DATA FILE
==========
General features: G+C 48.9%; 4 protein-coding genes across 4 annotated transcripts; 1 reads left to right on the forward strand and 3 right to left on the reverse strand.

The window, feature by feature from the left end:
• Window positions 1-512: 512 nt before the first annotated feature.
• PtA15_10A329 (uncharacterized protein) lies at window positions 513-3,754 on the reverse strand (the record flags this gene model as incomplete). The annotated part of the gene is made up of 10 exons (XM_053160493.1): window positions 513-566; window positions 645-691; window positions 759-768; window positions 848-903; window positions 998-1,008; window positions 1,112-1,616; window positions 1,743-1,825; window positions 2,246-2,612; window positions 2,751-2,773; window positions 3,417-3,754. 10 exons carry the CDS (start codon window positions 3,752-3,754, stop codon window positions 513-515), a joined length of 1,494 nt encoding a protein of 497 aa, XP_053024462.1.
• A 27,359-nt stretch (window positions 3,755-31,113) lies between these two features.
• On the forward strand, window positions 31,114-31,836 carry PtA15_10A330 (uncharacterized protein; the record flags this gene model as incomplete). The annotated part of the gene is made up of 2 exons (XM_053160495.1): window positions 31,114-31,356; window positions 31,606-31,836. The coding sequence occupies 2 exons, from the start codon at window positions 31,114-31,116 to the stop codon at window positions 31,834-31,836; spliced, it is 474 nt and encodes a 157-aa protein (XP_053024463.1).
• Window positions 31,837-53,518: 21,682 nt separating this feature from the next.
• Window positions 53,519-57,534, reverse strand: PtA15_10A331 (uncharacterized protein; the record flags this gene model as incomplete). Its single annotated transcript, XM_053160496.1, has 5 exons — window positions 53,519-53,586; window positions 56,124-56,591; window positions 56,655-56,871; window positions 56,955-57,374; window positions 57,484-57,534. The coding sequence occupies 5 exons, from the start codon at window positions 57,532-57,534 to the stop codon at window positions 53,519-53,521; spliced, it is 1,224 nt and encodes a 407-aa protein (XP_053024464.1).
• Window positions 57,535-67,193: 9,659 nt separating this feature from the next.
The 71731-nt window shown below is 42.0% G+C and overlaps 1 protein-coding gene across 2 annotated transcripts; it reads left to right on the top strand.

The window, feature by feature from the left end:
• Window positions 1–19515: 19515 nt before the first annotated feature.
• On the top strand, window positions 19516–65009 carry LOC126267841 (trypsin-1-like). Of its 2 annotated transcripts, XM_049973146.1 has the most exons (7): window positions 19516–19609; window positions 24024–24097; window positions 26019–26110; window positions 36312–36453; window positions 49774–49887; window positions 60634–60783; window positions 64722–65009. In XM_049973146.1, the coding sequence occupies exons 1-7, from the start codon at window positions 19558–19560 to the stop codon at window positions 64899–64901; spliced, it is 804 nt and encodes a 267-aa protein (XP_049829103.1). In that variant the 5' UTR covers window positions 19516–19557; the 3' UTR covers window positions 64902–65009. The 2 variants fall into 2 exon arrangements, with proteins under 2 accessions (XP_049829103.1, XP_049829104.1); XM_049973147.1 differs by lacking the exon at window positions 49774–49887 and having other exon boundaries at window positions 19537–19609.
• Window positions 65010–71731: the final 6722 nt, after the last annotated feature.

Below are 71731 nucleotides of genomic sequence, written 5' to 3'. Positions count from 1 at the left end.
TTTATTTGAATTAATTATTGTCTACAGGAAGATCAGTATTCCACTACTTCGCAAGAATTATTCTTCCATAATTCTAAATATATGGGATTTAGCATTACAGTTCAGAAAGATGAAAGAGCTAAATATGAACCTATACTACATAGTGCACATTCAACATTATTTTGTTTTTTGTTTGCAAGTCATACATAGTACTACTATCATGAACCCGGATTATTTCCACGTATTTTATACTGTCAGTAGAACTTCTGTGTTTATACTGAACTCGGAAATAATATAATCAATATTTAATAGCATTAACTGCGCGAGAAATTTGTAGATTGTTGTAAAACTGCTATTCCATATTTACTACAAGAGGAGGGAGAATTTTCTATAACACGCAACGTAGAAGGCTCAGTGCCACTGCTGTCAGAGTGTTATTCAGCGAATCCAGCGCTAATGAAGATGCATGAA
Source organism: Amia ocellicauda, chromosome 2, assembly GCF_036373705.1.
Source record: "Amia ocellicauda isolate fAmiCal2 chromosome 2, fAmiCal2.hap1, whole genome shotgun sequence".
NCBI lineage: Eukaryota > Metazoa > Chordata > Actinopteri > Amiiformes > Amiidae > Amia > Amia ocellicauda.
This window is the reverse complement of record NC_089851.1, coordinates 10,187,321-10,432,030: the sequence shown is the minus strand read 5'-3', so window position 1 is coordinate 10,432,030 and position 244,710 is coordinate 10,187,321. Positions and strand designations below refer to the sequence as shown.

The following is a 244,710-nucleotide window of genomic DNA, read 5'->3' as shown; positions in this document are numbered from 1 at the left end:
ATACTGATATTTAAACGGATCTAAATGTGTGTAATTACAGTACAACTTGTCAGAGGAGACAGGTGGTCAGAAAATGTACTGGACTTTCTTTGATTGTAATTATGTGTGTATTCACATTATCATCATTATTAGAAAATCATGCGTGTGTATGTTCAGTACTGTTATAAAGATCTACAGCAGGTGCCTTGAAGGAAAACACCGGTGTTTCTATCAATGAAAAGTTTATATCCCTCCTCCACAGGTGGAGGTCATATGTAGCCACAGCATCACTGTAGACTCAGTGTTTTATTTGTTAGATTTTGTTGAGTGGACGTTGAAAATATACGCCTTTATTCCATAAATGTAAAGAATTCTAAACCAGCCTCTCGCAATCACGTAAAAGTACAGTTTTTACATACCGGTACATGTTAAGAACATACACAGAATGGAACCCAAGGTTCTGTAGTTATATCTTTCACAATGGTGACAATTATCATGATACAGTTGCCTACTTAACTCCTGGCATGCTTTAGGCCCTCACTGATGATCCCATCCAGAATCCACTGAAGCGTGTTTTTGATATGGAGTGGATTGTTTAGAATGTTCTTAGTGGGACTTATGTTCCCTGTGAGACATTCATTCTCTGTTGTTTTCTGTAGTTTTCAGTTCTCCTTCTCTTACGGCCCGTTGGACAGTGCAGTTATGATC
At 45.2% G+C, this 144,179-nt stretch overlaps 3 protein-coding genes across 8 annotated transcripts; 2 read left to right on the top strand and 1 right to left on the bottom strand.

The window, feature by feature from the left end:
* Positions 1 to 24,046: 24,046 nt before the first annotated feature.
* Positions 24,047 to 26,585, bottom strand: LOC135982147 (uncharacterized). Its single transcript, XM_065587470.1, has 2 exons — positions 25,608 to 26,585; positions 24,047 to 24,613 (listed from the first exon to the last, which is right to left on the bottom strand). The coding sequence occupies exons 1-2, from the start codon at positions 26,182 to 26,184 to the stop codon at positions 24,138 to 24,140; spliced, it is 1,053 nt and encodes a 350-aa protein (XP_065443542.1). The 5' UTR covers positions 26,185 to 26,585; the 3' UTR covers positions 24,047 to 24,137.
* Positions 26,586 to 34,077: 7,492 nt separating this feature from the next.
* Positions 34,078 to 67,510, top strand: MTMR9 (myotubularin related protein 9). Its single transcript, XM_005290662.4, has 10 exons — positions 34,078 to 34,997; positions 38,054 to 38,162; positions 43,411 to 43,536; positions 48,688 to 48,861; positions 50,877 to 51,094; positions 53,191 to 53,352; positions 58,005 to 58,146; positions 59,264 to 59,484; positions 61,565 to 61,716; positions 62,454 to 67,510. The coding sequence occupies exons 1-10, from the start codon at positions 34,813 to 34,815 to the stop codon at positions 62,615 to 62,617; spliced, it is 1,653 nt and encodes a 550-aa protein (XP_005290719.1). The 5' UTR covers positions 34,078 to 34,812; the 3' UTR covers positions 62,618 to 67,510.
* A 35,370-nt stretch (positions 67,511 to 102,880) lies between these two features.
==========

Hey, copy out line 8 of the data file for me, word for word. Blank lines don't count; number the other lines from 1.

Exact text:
• Window positions 53,519-57,534, reverse strand: PtA15_10A331 (uncharacterized protein; the record flags this gene model as incomplete). Its single annotated transcript, XM_053160496.1, has 5 exons — window positions 53,519-53,586; window positions 56,124-56,591; window positions 56,655-56,871; window positions 56,955-57,374; window positions 57,484-57,534. The coding sequence occupies 5 exons, from the start codon at window positions 57,532-57,534 to the stop codon at window positions 53,519-53,521; spliced, it is 1,224 nt and encodes a 407-aa protein (XP_053024464.1).